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Yesterday, I spoke out against dawdling, and how 1st Edition D&D dealt with it. Here’s an adventure idea that takes that to the ultimate level.
Someone posted an encounter idea on Facebook. The gist of it is an adventure where the PCs are asked to retrieve an item at an adventure site. They arrive at their destination, and it’s littered with dead bodies. The wander through the entire site towards the room where they know the object is kept. When they get there, they run into another party. They have the item and are drinking some brandy in celebration of their accomplishment. In other words, another party got there first. How do you handle it?
Honestly, I don’t care because I think the opposite scenario is better.
The PCs’ benefactor hires them to retrieve the item. When they agree, the benefactor hands them the bottle of brandy and says, “This is for when you succeed in finding the staff. It’ll make it easier for you to get back to me.”
That makes it sound like the brandy has magical properties, but all the benefactor means it that it gets you drunk. This is a flimsy way to try to get the PCs to get drunk once they’ve accomplished their task, but it’s not critical. Moving on, allow the party to do what they expect. They arrive at the site, fight off the creatures, and retrieve the item. Ideally, they’re the ones drinking the brandy, and that’s when the other party arrives. The party face asks, “Did you really think your benefactor was the only one that hired parties to retrieve such an important item? There are several of us.”
Obviously, absent miraculous role-play, the other party attacks a (hopefully drunk) party. When the PCs have dispensed with the other party, the adventure pivots to something like the movie, The Warriors. The job now is to avoid as many fights as possible against rival adventurers (as well as the occasional wandering monsters) while returning the item to the benefactor.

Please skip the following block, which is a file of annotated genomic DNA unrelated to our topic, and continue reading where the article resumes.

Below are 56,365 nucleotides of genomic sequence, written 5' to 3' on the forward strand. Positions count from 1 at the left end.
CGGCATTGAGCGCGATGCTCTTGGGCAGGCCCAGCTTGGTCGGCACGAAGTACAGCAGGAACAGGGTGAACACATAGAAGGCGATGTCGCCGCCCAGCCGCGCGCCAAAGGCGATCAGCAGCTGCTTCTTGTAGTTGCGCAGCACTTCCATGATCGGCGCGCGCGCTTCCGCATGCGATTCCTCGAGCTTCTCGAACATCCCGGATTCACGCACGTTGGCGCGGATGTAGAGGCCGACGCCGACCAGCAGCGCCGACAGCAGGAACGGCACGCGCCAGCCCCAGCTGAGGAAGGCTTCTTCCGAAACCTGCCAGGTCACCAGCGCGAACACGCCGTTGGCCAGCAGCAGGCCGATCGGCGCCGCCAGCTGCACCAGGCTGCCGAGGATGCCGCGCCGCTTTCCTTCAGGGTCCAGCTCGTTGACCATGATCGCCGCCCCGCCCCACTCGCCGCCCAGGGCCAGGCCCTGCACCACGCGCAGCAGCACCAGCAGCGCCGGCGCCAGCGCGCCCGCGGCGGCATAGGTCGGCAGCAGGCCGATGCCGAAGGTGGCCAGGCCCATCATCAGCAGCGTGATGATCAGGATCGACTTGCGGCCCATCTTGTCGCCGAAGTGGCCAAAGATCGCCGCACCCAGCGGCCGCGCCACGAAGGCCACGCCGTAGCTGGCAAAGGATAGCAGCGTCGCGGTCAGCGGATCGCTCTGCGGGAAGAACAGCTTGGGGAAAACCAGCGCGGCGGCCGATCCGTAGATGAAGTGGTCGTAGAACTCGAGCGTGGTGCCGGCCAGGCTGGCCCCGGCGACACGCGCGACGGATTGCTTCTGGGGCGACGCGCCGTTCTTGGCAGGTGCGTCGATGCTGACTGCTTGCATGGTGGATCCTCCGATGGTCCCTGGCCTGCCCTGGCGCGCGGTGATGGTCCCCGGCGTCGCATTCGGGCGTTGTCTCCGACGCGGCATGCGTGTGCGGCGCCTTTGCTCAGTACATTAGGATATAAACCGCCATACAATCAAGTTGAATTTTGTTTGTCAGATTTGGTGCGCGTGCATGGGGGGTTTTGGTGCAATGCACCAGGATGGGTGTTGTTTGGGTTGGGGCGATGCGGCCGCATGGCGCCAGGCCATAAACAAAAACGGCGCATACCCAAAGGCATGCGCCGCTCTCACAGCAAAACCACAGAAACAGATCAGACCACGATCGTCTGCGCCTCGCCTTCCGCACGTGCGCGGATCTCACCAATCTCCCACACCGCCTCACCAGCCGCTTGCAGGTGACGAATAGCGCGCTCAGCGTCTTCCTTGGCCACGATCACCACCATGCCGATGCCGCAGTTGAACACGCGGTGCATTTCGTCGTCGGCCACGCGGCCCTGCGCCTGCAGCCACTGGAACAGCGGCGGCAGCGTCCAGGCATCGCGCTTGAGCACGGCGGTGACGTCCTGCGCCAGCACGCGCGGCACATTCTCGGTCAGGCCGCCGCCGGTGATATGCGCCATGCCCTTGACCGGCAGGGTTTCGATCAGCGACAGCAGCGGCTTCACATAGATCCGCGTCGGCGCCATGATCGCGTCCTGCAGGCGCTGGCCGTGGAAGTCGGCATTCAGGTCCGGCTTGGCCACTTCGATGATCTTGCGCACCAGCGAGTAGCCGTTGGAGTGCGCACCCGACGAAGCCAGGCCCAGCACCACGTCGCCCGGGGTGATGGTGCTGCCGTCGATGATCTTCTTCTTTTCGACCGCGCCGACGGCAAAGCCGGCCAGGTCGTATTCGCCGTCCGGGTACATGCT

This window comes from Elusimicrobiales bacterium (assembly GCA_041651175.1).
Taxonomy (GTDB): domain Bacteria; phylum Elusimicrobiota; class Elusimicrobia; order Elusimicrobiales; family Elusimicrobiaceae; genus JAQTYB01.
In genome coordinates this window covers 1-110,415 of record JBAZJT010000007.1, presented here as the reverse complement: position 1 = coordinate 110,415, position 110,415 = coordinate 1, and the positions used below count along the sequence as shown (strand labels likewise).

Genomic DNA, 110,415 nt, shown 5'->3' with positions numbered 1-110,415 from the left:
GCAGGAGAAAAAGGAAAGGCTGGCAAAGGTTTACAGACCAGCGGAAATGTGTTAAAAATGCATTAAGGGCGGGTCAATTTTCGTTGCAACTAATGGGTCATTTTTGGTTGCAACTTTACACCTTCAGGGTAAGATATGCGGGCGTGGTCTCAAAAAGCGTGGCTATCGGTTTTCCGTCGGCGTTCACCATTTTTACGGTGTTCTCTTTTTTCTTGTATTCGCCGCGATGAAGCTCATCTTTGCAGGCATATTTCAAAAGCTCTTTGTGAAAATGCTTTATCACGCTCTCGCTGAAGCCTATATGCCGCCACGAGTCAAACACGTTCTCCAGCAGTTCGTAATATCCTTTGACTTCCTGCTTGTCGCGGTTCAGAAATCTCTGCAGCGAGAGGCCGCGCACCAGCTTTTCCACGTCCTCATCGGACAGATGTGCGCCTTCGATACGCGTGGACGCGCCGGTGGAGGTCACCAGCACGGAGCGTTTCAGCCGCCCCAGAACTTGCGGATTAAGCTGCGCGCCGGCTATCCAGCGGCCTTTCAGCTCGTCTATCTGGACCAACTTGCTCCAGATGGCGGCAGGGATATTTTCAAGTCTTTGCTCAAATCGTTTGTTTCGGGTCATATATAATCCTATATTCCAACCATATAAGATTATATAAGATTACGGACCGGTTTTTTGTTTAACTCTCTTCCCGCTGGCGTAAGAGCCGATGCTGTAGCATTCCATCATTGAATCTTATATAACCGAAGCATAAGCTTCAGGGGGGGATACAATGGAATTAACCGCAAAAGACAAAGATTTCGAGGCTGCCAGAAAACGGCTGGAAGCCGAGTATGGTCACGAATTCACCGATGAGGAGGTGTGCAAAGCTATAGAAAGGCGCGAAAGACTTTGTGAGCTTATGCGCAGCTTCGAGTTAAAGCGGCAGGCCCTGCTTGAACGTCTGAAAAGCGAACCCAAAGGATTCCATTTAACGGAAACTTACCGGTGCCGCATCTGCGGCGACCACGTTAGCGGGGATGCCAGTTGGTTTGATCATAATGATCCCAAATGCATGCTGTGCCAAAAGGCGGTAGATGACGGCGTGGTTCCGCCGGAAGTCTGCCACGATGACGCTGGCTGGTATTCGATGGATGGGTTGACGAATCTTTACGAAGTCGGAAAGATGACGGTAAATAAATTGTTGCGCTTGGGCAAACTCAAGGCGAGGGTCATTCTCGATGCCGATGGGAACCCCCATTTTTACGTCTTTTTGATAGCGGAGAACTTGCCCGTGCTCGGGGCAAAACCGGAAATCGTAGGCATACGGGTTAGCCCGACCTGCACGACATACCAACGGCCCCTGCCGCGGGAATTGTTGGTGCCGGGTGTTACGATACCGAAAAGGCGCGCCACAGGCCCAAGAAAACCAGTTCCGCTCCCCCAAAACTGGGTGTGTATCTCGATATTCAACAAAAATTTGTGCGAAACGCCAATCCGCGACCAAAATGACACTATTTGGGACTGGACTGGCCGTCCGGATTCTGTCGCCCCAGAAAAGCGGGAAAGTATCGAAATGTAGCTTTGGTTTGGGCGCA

There’s a reason I prefer my scenario. First, the PCs get what they signed up for. They were told they were going to infiltrate, for example, a mind flayer necromancer’s stronghold, and that’s what they got. It doesn’t mean they can’t be surprised by what they find there, but it’s what the players were anticipating.
Second, I’m going to assume that the scenario I rejected doesn’t consist of just one fight, but instead, several planned challenges on the way home. However, if the spirit of the twist is respected, those challenges on the way home are one adventuring party after the other. Repeatedly facing five to six classed humanoids will quickly get boring. Keeping the bulk of the adventures in the stronghold has a potential for far more variety of challenges. Lastly, the rejected scenario’s “dead time” consists of just walking through a dungeon following a map, noting the already looted corpses along the way. That’s also boring. In my scenario, the “dead time” is still very much alive; it’s just a different kind of action. The PCs must use skills and logic to avoid those fights. Maybe that’s boring for some players, but it’s not as boring as the rejected scenario, and it’s a great change of pace for those who enjoy it. It also doesn’t handwave a part of the adventure that’s generally handwaved (returning home), which means the players are given more to do. This is a general idea that can be tailored to your adventure’s mission and, if necessary, to your RPG’s genre and setting.
While I’m sure this has been done before, I don’t recall having seen it.
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